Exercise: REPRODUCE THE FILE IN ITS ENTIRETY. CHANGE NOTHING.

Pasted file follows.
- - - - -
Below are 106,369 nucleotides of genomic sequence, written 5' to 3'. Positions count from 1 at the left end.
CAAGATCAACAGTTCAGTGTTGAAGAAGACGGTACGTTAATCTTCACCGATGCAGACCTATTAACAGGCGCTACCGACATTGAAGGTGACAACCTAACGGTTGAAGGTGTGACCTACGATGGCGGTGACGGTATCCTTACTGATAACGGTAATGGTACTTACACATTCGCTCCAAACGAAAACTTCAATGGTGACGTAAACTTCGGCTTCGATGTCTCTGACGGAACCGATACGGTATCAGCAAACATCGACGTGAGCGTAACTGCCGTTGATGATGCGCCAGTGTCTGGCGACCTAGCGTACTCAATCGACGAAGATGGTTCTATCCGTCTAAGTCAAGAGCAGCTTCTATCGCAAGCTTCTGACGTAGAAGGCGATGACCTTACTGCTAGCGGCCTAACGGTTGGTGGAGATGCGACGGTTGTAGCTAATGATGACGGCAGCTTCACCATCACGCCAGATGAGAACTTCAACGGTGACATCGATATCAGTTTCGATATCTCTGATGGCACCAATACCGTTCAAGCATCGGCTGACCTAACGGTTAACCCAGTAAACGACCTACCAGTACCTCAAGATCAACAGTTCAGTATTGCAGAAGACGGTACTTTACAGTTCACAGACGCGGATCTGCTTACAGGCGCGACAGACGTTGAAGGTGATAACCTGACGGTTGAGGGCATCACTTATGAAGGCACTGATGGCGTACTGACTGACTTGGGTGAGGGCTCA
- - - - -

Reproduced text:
Below are 106,369 nucleotides of genomic sequence, written 5' to 3'. Positions count from 1 at the left end.
CAAGATCAACAGTTCAGTGTTGAAGAAGACGGTACGTTAATCTTCACCGATGCAGACCTATTAACAGGCGCTACCGACATTGAAGGTGACAACCTAACGGTTGAAGGTGTGACCTACGATGGCGGTGACGGTATCCTTACTGATAACGGTAATGGTACTTACACATTCGCTCCAAACGAAAACTTCAATGGTGACGTAAACTTCGGCTTCGATGTCTCTGACGGAACCGATACGGTATCAGCAAACATCGACGTGAGCGTAACTGCCGTTGATGATGCGCCAGTGTCTGGCGACCTAGCGTACTCAATCGACGAAGATGGTTCTATCCGTCTAAGTCAAGAGCAGCTTCTATCGCAAGCTTCTGACGTAGAAGGCGATGACCTTACTGCTAGCGGCCTAACGGTTGGTGGAGATGCGACGGTTGTAGCTAATGATGACGGCAGCTTCACCATCACGCCAGATGAGAACTTCAACGGTGACATCGATATCAGTTTCGATATCTCTGATGGCACCAATACCGTTCAAGCATCGGCTGACCTAACGGTTAACCCAGTAAACGACCTACCAGTACCTCAAGATCAACAGTTCAGTATTGCAGAAGACGGTACTTTACAGTTCACAGACGCGGATCTGCTTACAGGCGCGACAGACGTTGAAGGTGATAACCTGACGGTTGAGGGCATCACTTATGAAGGCACTGATGGCGTACTGACTGACTTGGGTGAGGGCTCA